The Onyx has three Inferentially pipes each equipped with two raster managers. Several magnetic tracking systems such as Populous Fastback with Stylus pen and the Ascension Motions with AD mouse are supported for the interaction of the user tit the virtual environment. Fig. 2: IVR equipment at IIS Design System It is a parametric design system based on Lure’s equation for turbocharger. Using this equation the flow angles upstream as well as downstream of the runner can be calculated that are needed to produce the runner torque necessary for the required turbine power output.
These flow angles are transformed to blade angles taking into account knowledge based assumptions for incidence and deviation angles. In between, from leading to trailing edge of the blade, mean lines are created and profile coordinates are added taken from catalogue. Then, curvature and thickness distributions are optimized using CUFF in order to define the final blade shape. Simulation software The flow simulation is carried out using FENNEL’S, a finite element flow simulation program, developed at IIS. It is based on the Reynolds averaged Navies-Stokes equations -2- with various models of turbulence.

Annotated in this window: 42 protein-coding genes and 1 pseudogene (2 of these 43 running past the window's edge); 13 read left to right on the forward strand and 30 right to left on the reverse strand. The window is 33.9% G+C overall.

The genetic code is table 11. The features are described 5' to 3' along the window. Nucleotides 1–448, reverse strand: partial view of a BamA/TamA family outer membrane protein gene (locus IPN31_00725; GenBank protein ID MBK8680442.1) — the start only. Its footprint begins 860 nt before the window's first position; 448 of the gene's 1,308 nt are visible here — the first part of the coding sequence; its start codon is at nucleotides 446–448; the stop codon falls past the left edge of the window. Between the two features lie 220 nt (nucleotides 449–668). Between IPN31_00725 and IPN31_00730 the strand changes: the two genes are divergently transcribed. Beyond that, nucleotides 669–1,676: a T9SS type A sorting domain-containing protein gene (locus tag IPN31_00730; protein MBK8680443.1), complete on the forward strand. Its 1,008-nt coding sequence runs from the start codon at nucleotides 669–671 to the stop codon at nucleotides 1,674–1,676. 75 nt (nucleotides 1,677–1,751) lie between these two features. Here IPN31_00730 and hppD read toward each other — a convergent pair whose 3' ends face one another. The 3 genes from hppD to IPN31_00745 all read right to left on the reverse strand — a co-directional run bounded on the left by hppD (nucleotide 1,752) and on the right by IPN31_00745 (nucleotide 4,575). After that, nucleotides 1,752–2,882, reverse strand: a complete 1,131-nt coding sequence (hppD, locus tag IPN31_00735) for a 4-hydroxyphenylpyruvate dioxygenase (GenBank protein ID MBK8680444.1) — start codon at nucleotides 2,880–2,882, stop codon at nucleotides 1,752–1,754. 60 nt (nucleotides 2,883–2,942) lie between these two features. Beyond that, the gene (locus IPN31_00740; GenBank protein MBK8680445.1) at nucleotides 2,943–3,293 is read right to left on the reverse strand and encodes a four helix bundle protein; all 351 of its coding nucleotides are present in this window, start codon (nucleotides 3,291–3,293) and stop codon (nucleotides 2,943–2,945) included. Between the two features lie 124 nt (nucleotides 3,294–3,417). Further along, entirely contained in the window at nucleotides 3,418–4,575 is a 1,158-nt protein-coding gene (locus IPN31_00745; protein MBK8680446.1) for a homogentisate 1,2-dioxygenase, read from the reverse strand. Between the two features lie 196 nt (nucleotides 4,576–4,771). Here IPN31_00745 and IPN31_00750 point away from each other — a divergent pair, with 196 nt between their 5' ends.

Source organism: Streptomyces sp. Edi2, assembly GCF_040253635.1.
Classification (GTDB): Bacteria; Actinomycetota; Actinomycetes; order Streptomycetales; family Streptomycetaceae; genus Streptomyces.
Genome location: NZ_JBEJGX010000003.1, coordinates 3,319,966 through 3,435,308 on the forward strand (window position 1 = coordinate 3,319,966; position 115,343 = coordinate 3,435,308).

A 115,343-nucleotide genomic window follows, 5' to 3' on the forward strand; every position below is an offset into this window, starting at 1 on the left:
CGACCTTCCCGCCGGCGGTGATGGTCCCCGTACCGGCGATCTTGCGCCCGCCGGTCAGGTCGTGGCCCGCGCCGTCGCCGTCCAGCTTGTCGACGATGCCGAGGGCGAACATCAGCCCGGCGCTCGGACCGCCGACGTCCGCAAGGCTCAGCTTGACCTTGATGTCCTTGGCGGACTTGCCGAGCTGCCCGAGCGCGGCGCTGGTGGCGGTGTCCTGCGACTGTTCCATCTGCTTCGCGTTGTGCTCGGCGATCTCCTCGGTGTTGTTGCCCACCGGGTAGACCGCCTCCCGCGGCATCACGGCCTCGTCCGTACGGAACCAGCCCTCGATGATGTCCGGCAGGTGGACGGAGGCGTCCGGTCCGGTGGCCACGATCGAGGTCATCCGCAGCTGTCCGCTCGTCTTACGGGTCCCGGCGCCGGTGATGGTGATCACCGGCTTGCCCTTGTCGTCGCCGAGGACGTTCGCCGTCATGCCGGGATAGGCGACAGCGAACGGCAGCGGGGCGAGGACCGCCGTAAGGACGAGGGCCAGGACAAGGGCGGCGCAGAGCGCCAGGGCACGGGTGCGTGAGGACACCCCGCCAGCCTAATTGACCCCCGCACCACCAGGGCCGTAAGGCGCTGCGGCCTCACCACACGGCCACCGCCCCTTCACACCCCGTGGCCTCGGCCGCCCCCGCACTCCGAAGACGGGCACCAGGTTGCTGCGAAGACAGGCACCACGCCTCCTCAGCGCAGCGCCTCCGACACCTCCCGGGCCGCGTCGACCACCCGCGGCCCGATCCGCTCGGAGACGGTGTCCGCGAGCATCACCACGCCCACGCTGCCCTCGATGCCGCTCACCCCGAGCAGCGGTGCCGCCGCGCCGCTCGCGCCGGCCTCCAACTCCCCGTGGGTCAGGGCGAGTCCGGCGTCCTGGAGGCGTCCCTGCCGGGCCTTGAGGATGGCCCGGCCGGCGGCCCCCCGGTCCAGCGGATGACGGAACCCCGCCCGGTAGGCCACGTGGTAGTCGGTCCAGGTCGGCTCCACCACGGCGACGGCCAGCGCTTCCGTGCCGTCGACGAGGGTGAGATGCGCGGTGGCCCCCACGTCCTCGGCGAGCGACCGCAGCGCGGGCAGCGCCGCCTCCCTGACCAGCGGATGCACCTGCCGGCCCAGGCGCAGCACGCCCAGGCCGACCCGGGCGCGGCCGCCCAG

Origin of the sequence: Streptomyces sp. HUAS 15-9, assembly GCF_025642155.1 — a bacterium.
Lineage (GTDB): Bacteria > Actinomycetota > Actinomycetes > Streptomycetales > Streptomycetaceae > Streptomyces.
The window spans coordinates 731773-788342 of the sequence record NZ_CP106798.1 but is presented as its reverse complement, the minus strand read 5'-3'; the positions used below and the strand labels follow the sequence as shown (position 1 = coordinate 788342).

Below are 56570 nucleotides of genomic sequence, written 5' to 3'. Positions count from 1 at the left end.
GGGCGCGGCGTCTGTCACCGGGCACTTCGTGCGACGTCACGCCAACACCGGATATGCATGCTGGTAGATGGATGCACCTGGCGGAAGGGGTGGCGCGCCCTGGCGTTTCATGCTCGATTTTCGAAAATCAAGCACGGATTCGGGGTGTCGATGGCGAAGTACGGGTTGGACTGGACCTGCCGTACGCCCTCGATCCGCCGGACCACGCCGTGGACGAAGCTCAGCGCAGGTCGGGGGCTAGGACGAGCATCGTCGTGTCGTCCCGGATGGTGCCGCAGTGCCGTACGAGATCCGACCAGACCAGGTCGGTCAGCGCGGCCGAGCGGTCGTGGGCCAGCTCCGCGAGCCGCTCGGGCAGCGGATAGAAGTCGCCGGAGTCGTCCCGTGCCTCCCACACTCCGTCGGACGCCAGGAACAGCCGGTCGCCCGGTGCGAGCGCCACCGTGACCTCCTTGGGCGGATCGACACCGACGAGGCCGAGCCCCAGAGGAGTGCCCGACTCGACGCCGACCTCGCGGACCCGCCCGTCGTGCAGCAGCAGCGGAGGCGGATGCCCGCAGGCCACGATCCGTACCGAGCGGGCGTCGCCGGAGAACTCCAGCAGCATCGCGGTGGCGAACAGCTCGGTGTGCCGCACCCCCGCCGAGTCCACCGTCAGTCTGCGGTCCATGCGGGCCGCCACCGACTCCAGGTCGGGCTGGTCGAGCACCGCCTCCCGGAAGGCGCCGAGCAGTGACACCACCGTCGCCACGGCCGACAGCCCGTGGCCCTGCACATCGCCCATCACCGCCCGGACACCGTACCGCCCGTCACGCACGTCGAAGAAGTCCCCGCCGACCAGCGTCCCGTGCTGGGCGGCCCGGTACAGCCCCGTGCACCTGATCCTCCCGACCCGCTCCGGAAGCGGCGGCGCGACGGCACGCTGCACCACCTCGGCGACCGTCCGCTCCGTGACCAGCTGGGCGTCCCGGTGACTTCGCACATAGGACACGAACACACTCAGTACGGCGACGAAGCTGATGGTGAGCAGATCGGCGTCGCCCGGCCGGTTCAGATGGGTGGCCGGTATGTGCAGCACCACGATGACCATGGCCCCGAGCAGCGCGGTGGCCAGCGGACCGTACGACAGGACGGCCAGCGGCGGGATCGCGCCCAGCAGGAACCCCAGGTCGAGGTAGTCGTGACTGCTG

Usually the k-E model is used. FENNEL’S runs on various platforms ranging from PC to vector-supercomputers and massively parallel machines. The personalization is obtained by a domain decomposition algorithm with overlapping meshes. For the online simulation FENNEL’S has been integrated into COVES as a module. Application The application shown in this paper is an axial propeller turbine. The geometry of the adjustable guide vanes and of the fixed runner blades is shown in fig. 3. The turbine is main data: ; Head: 7. 9 m ; Discharge: 5. Mm/s ; Speed: 250 RPM ; No of runner blades: 6 By using the design system the influence of the different parameters can be easily demonstrated. So the students as well as the industrial customers can get impression of the blade shape very fast. As an example in fig. 4 the runner blades are shown Fig. 3: Geometry of an axial propeller turbine or the data described above as well as for a reduced discharge rate of 4 Mm/s keeping all other parameters constant. The influence of the discharge can be seen clearly. For the high flow rate the runner blades are steeper.